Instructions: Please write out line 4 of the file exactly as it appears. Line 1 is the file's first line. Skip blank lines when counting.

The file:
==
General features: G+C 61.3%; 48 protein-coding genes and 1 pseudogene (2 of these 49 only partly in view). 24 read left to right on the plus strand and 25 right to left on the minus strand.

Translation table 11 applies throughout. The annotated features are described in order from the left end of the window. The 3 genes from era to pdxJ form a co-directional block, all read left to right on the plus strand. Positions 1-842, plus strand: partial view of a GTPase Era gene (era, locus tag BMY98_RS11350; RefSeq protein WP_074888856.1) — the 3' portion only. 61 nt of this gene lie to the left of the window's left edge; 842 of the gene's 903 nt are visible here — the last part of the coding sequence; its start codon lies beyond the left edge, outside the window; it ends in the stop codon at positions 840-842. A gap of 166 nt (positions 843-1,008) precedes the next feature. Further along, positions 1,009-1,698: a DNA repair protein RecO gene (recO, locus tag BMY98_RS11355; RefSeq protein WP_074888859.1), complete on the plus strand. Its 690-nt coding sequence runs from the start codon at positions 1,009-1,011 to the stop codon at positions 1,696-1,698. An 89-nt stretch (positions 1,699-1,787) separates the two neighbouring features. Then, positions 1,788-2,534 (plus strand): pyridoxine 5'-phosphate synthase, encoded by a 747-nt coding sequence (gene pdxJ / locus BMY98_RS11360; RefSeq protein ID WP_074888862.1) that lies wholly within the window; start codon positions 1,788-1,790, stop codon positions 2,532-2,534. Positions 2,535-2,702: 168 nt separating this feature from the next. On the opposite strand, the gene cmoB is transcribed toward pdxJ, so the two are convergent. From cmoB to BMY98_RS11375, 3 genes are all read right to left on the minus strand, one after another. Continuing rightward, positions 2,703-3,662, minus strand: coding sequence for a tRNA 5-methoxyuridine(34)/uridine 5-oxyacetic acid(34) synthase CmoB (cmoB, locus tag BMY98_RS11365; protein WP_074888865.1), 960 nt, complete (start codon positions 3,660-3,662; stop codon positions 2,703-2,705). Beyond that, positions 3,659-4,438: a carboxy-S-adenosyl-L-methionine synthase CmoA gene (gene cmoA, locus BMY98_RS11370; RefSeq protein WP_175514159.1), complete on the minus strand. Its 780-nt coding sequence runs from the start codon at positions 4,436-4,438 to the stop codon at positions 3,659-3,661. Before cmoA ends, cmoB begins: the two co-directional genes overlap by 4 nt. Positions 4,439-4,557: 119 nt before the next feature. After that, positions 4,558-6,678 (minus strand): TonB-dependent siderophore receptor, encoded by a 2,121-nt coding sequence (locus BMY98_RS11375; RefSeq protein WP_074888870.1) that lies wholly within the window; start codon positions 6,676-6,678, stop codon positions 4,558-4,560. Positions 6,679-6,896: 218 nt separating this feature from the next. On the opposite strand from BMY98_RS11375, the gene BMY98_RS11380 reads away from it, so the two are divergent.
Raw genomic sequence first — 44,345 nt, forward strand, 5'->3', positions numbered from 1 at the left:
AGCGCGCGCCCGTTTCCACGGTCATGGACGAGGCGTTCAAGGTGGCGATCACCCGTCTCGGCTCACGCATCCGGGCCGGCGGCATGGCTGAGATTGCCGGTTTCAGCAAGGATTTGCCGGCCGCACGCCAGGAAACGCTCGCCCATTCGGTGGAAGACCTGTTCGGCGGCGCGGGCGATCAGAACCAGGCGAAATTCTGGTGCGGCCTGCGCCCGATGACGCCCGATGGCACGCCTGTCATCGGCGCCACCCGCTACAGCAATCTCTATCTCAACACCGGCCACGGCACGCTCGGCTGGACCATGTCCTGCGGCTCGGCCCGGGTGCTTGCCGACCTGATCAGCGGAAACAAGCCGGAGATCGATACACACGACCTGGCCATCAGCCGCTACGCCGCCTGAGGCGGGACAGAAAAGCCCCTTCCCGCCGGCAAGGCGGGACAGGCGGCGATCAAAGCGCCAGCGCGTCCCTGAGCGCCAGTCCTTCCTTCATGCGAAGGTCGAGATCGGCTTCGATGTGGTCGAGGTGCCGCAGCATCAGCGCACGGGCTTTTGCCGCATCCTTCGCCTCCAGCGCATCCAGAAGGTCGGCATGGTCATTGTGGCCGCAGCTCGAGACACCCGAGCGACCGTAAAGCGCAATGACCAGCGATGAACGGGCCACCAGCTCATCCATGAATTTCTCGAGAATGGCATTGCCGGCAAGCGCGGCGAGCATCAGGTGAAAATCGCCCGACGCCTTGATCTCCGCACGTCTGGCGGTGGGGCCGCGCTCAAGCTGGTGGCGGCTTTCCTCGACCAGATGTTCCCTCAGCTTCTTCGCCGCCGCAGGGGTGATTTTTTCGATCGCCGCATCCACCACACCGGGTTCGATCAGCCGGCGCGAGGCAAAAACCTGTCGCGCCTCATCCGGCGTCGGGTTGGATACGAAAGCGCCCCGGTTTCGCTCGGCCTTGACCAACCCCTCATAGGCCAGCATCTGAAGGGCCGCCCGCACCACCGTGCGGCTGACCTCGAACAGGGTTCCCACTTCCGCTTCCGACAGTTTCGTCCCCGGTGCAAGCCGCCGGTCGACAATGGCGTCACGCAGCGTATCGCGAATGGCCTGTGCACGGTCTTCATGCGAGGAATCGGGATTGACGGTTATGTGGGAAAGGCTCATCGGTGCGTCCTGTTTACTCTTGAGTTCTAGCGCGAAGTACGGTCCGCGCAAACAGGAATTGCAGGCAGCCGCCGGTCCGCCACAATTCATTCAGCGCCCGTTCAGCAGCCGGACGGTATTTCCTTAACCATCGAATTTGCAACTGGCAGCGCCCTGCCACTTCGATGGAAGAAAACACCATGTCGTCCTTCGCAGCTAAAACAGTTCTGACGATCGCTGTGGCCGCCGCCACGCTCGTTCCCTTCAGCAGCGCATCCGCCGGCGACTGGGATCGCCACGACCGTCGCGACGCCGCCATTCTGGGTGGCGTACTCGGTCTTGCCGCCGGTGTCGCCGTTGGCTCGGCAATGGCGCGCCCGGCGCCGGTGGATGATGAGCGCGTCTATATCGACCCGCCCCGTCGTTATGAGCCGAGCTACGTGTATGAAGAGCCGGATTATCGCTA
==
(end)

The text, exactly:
AGCGCGCGCCCGTTTCCACGGTCATGGACGAGGCGTTCAAGGTGGCGATCACCCGTCTCGGCTCACGCATCCGGGCCGGCGGCATGGCTGAGATTGCCGGTTTCAGCAAGGATTTGCCGGCCGCACGCCAGGAAACGCTCGCCCATTCGGTGGAAGACCTGTTCGGCGGCGCGGGCGATCAGAACCAGGCGAAATTCTGGTGCGGCCTGCGCCCGATGACGCCCGATGGCACGCCTGTCATCGGCGCCACCCGCTACAGCAATCTCTATCTCAACACCGGCCACGGCACGCTCGGCTGGACCATGTCCTGCGGCTCGGCCCGGGTGCTTGCCGACCTGATCAGCGGAAACAAGCCGGAGATCGATACACACGACCTGGCCATCAGCCGCTACGCCGCCTGAGGCGGGACAGAAAAGCCCCTTCCCGCCGGCAAGGCGGGACAGGCGGCGATCAAAGCGCCAGCGCGTCCCTGAGCGCCAGTCCTTCCTTCATGCGAAGGTCGAGATCGGCTTCGATGTGGTCGAGGTGCCGCAGCATCAGCGCACGGGCTTTTGCCGCATCCTTCGCCTCCAGCGCATCCAGAAGGTCGGCATGGTCATTGTGGCCGCAGCTCGAGACACCCGAGCGACCGTAAAGCGCAATGACCAGCGATGAACGGGCCACCAGCTCATCCATGAATTTCTCGAGAATGGCATTGCCGGCAAGCGCGGCGAGCATCAGGTGAAAATCGCCCGACGCCTTGATCTCCGCACGTCTGGCGGTGGGGCCGCGCTCAAGCTGGTGGCGGCTTTCCTCGACCAGATGTTCCCTCAGCTTCTTCGCCGCCGCAGGGGTGATTTTTTCGATCGCCGCATCCACCACACCGGGTTCGATCAGCCGGCGCGAGGCAAAAACCTGTCGCGCCTCATCCGGCGTCGGGTTGGATACGAAAGCGCCCCGGTTTCGCTCGGCCTTGACCAACCCCTCATAGGCCAGCATCTGAAGGGCCGCCCGCACCACCGTGCGGCTGACCTCGAACAGGGTTCCCACTTCCGCTTCCGACAGTTTCGTCCCCGGTGCAAGCCGCCGGTCGACAATGGCGTCACGCAGCGTATCGCGAATGGCCTGTGCACGGTCTTCATGCGAGGAATCGGGATTGACGGTTATGTGGGAAAGGCTCATCGGTGCGTCCTGTTTACTCTTGAGTTCTAGCGCGAAGTACGGTCCGCGCAAACAGGAATTGCAGGCAGCCGCCGGTCCGCCACAATTCATTCAGCGCCCGTTCAGCAGCCGGACGGTATTTCCTTAACCATCGAATTTGCAACTGGCAGCGCCCTGCCACTTCGATGGAAGAAAACACCATGTCGTCCTTCGCAGCTAAAACAGTTCTGACGATCGCTGTGGCCGCCGCCACGCTCGTTCCCTTCAGCAGCGCATCCGCCGGCGACTGGGATCGCCACGACCGTCGCGACGCCGCCATTCTGGGTGGCGTACTCGGTCTTGCCGCCGGTGTCGCCGTTGGCTCGGCAATGGCGCGCCCGGCGCCGGTGGATGATGAGCGCGTCTATATCGACCCGCCCCGTCGTTATGAGCCGAGCTACGTGTATGAAGAGCCGGATTATCGCTA